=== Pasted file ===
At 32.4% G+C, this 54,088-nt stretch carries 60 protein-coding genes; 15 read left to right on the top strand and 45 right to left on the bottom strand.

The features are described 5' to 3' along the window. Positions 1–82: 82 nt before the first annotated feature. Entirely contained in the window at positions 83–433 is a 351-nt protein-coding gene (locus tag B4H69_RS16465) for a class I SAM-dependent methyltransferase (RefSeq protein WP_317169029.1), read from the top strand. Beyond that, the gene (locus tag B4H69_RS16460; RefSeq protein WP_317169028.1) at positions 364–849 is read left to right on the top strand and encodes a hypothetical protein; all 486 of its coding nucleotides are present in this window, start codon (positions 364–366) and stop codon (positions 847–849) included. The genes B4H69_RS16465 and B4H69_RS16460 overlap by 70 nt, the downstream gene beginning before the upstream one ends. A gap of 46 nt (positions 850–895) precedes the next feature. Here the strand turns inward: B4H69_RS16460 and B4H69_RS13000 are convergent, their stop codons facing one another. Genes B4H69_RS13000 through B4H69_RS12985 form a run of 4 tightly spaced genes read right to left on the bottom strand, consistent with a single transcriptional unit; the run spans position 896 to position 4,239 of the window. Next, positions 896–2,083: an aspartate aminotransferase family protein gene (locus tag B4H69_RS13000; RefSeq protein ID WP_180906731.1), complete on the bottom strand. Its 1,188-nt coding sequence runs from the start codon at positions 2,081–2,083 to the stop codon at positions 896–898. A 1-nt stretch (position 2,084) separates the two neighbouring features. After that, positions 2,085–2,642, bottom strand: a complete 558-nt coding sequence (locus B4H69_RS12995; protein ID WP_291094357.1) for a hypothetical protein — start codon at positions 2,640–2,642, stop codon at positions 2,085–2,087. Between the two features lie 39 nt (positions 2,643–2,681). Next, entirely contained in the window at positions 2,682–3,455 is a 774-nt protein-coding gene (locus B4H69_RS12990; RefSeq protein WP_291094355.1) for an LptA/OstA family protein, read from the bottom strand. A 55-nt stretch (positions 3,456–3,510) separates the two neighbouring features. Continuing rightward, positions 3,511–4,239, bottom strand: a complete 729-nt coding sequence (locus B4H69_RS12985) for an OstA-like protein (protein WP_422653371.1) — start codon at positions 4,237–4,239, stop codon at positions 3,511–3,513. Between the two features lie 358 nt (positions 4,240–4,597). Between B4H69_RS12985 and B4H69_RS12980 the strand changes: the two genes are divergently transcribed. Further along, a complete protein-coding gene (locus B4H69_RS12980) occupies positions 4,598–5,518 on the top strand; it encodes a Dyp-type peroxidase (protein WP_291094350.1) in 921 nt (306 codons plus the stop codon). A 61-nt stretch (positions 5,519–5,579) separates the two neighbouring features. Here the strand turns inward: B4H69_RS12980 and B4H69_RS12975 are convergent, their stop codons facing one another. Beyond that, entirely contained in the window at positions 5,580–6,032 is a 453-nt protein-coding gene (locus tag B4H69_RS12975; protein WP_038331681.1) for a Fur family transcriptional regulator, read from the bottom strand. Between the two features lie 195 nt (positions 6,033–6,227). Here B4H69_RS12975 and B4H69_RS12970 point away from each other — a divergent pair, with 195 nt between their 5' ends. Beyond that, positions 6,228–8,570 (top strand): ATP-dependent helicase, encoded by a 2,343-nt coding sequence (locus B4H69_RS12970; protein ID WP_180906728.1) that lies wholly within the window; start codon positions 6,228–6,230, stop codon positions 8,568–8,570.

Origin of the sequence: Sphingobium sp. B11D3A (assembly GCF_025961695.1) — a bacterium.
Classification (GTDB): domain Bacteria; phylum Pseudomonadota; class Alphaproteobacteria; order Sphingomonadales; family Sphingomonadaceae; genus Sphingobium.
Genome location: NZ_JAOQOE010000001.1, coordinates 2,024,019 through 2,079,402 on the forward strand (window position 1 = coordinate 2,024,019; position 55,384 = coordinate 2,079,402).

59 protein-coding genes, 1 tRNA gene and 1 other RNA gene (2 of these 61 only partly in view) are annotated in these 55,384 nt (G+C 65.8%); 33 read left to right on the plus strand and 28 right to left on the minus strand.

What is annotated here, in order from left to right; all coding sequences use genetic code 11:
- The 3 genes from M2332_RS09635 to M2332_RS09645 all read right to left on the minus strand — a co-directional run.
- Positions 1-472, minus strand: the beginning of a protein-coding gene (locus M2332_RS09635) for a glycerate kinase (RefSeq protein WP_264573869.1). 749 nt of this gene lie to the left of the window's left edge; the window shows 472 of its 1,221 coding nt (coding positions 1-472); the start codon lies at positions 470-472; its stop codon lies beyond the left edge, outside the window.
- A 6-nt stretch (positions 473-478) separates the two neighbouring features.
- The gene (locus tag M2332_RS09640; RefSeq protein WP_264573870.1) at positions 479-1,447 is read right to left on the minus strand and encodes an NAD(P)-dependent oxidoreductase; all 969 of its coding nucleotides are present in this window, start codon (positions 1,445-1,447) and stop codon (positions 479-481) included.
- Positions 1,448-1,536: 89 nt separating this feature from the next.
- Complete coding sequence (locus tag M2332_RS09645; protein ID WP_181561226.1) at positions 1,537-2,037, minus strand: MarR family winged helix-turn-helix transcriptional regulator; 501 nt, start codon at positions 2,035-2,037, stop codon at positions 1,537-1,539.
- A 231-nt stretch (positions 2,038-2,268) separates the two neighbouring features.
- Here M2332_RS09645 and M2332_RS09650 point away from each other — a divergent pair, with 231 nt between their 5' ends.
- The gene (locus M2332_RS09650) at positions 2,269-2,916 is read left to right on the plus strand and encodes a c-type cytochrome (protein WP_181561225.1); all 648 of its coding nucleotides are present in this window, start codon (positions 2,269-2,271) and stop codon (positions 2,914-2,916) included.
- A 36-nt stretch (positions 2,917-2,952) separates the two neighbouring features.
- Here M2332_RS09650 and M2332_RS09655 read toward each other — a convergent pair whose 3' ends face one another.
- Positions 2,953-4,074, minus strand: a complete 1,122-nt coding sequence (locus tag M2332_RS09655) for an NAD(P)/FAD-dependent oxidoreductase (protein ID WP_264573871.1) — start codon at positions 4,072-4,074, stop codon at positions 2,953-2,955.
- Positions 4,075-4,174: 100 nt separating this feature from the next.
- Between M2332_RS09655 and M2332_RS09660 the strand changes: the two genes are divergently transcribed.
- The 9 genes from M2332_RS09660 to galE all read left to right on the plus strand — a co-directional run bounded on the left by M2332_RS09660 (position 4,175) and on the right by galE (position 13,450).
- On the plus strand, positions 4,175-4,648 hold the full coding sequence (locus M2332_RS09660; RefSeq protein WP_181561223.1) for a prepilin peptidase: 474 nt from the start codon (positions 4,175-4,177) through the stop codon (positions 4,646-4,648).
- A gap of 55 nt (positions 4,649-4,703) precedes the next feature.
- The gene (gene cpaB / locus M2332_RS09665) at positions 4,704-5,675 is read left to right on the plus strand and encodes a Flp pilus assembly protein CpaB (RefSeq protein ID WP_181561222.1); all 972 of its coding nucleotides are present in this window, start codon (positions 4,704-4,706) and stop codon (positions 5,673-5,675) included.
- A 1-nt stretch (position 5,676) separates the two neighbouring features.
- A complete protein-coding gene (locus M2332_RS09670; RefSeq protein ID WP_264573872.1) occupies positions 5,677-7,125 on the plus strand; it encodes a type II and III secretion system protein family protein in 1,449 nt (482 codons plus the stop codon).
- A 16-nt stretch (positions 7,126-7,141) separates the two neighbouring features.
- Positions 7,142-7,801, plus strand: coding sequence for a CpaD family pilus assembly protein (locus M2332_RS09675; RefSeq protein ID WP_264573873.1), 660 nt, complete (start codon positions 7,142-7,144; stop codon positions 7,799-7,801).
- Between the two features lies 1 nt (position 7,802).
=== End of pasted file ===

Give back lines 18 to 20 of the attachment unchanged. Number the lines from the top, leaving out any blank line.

- Here M2332_RS09650 and M2332_RS09655 read toward each other — a convergent pair whose 3' ends face one another.
- Positions 2,953-4,074, minus strand: a complete 1,122-nt coding sequence (locus tag M2332_RS09655) for an NAD(P)/FAD-dependent oxidoreductase (protein ID WP_264573871.1) — start codon at positions 4,072-4,074, stop codon at positions 2,953-2,955.
- Positions 4,075-4,174: 100 nt separating this feature from the next.